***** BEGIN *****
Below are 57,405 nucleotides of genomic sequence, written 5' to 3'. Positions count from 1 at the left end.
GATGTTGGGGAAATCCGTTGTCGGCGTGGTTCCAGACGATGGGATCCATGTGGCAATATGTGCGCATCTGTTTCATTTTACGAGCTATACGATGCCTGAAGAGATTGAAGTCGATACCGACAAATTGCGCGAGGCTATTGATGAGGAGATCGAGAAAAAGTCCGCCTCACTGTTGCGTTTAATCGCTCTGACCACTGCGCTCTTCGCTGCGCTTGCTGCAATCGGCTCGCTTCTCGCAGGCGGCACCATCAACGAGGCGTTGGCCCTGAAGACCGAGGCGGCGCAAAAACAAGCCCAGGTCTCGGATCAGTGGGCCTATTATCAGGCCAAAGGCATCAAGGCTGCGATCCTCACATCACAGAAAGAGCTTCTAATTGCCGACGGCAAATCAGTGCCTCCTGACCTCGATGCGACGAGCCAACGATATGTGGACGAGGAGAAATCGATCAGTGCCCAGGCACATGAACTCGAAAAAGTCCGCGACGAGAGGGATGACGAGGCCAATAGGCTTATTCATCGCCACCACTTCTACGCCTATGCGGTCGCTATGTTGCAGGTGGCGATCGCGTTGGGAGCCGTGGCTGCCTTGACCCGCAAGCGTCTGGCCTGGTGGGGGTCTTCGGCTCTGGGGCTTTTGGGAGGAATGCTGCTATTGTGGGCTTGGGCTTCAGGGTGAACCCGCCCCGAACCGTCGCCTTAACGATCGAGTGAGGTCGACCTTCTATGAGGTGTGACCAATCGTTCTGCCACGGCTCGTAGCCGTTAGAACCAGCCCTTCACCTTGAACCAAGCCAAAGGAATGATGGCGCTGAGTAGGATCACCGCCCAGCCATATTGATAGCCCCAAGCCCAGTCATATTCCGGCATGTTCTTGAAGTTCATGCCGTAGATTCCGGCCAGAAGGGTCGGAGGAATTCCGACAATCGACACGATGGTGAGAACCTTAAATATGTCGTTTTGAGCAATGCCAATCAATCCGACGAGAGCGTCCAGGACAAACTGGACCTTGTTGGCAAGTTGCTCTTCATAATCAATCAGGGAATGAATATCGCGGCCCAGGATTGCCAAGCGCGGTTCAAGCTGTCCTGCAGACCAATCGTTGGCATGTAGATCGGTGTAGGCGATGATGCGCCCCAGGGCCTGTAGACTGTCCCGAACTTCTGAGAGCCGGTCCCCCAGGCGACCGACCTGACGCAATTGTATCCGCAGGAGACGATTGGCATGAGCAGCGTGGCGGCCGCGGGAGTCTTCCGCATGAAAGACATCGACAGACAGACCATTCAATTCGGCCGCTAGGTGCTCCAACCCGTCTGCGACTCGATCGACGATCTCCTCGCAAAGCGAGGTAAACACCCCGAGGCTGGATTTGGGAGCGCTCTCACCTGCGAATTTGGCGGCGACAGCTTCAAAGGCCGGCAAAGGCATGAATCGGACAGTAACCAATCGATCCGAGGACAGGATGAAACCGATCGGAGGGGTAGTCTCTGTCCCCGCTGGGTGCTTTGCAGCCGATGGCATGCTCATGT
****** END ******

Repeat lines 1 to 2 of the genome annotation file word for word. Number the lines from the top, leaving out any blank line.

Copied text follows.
Below are 57,405 nucleotides of genomic sequence, written 5' to 3'. Positions count from 1 at the left end.
GATGTTGGGGAAATCCGTTGTCGGCGTGGTTCCAGACGATGGGATCCATGTGGCAATATGTGCGCATCTGTTTCATTTTACGAGCTATACGATGCCTGAAGAGATTGAAGTCGATACCGACAAATTGCGCGAGGCTATTGATGAGGAGATCGAGAAAAAGTCCGCCTCACTGTTGCGTTTAATCGCTCTGACCACTGCGCTCTTCGCTGCGCTTGCTGCAATCGGCTCGCTTCTCGCAGGCGGCACCATCAACGAGGCGTTGGCCCTGAAGACCGAGGCGGCGCAAAAACAAGCCCAGGTCTCGGATCAGTGGGCCTATTATCAGGCCAAAGGCATCAAGGCTGCGATCCTCACATCACAGAAAGAGCTTCTAATTGCCGACGGCAAATCAGTGCCTCCTGACCTCGATGCGACGAGCCAACGATATGTGGACGAGGAGAAATCGATCAGTGCCCAGGCACATGAACTCGAAAAAGTCCGCGACGAGAGGGATGACGAGGCCAATAGGCTTATTCATCGCCACCACTTCTACGCCTATGCGGTCGCTATGTTGCAGGTGGCGATCGCGTTGGGAGCCGTGGCTGCCTTGACCCGCAAGCGTCTGGCCTGGTGGGGGTCTTCGGCTCTGGGGCTTTTGGGAGGAATGCTGCTATTGTGGGCTTGGGCTTCAGGGTGAACCCGCCCCGAACCGTCGCCTTAACGATCGAGTGAGGTCGACCTTCTATGAGGTGTGACCAATCGTTCTGCCACGGCTCGTAGCCGTTAGAACCAGCCCTTCACCTTGAACCAAGCCAAAGGAATGATGGCGCTGAGTAGGATCACCGCCCAGCCATATTGATAGCCCCAAGCCCAGTCATATTCCGGCATGTTCTTGAAGTTCATGCCGTAGATTCCGGCCAGAAGGGTCGGAGGAATTCCGACAATCGACACGATGGTGAGAACCTTAAATATGTCGTTTTGAGCAATGCCAATCAATCCGACGAGAGCGTCCAGGACAAACTGGACCTTGTTGGCAAGTTGCTCTTCATAATCAATCAGGGAATGAATATCGCGGCCCAGGATTGCCAAGCGCGGTTCAAGCTGTCCTGCAGACCAATCGTTGGCATGTAGATCGGTGTAGGCGATGATGCGCCCCAGGGCCTGTAGACTGTCCCGAACTTCTGAGAGCCGGTCCCCCAGGCGACCGACCTGACGCAATTGTATCCGCAGGAGACGATTGGCATGAGCAGCGTGGCGGCCGCGGGAGTCTTCCGCATGAAAGACATCGACAGACAGACCATTCAATTCGGCCGCTAGGTGCTCCAACCCGTCTGCGACTCGATCGACGATCTCCTCGCAAAGCGAGGTAAACACCCCGAGGCTGGATTTGGGAGCGCTCTCACCTGCGAATTTGGCGGCGACAGCTTCAAAGGCCGGCAAAGGCATGAATCGGACAGTAACCAATCGATCCGAGGACAGGATGAAACCGATCGGAGGGGTAGTCTCTGTCCCCGCTGGGTGCTTTGCAGCCGATGGCATGCTCATGT